Other Related Ongoing Projects

Genetics & Justice Laboratory - Other Related Ongoing Projects

Perspectives on Biometrics

Facial recognition technologies (FRT) increasingly permeate our daily lives and are rapidly being integrated into healthcare systems, whether in research, management of care, diagnostics, administration (e.g., check-in procedures), or security. Data derived from facial images might relay patient identity or diagnostic characteristics (including emotion). As FRT and facial image and image-derived data become more common, the data management practices of healthcare systems will have a significant effect on public trust in their use of these technologies and data.

DNA in Forensics & Law Enforcement

Genetic applications in law enforcement have advanced rapidly, as evidenced by the omnipresence of DNA profiling in popular culture. In addition to expanding the scope of the federal DNA database, detectives are using increasingly creative approaches to harness genetic information to develop investigative leads on cases, whether through familial searching or through molecular photofitting. Increased scale of genomic databases and new genome sequencing technologies mean law enforcement now has access to a larger population and more data than ever before. The pace of the science, the increasing scope of application, and the expansion of DNA databases has far out-paced public dialogue about the social impact and ethical implications of current practices. Given the fragmented oversight of forensic technologies, our research examines the ethical dimensions surrounding these applications.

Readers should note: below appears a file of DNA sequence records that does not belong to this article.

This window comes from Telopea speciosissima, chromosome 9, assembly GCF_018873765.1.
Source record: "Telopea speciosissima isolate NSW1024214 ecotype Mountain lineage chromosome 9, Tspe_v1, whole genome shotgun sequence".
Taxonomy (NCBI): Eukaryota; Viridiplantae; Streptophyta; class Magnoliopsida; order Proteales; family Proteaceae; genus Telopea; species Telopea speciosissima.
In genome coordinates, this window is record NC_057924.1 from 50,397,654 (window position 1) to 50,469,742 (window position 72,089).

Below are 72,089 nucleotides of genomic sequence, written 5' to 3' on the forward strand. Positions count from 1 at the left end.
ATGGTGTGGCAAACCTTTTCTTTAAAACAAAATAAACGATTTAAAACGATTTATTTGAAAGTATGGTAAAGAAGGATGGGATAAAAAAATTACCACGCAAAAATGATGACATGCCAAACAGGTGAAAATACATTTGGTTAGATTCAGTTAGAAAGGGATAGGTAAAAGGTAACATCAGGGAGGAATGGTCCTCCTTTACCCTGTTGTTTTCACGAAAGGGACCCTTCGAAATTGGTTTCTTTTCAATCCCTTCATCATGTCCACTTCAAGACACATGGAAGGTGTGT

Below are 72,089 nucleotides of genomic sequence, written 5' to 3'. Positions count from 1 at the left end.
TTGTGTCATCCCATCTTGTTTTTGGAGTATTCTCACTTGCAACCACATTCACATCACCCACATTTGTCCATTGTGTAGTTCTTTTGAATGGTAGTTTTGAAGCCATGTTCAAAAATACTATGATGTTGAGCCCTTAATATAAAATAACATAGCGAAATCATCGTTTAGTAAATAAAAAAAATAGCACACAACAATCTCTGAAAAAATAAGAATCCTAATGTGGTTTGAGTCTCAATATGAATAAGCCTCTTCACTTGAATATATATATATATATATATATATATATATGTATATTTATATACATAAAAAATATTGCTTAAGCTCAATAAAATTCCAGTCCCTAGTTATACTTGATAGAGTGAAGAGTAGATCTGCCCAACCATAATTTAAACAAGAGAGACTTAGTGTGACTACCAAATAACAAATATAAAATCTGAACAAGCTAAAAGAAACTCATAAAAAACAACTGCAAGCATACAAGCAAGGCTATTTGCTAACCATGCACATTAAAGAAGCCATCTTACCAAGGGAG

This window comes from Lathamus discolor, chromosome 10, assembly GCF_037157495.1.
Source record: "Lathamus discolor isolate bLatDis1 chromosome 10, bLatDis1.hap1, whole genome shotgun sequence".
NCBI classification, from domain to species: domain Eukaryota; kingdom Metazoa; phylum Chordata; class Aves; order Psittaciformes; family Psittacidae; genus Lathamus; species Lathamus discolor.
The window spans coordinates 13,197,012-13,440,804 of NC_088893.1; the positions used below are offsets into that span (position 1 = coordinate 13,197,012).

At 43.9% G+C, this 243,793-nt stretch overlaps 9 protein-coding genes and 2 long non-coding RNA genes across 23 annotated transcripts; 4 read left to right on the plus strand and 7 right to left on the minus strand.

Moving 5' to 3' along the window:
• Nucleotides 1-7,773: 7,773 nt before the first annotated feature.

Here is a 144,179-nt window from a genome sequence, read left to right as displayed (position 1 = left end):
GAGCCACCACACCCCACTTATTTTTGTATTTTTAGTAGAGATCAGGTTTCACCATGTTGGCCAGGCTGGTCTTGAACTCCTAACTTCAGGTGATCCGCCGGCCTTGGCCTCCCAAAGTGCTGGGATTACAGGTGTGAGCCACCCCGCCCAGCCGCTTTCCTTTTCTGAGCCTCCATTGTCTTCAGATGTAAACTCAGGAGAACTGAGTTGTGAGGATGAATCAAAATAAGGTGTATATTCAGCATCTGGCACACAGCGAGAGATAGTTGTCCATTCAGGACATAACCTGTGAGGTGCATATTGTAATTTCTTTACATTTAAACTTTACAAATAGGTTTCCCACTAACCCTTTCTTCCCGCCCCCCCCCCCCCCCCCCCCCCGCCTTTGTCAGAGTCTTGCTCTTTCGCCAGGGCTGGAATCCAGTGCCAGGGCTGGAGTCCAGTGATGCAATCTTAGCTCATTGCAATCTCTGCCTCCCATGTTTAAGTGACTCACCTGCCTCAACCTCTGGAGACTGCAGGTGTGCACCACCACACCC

Investigative Genetic Genealogy

Investigative genetic genealogy (IGG) has garnered significant attention from the media and public for its value as a law enforcement tool and for the concerns it raises, although misconceptions abound regarding the true risks. Data is needed on the actual harms arising from IGG casework to ascertain the value of IGG in terms of public safety and crime resolution, to support public understanding of the approach, and to promote ethics-informed training in IGG.

Improvements to Missing Person Investigation Practices

“I think the measure of a society is how it treats its dead. And I don’t think who the decedent is should ever matter. Where you die shouldn’t have an impact on your experience and that’s domestic or international […] whether you are an American citizen or somebody of foreign citizenship, that you are treated with the same respect and that your body can eventually find its way home.” – Statement from a key stakeholder during the DNA Identification of Missing Migrants Symposium and Stakeholder Forums, March 2020

Our research examines the gaps in policy and inefficiencies in practices that disadvantage missing persons investigations, particularly for vulnerable or minoritized populations.

Genomics Issues in the Media

News and social media are influential in determining both which issues receive public attention and conveying opinions of the public. Analysis of media coverage can provide scientists and administrators insight into how journalists and reporters understand a topic of interest and communicate it to the public. Social media also has come to play an important role in news consumption and public policy discussion. While inaccuracies on social media platforms is a common concern, most users still see advantages to consuming news through this medium. ​​Examining the network of news and social media through which information is presented, consumed, and discussed by journalists, reporters, and the public can illuminate both the scope and accuracy of coverage and public concerns for the use of genetic information in secondary and nonmedical contexts.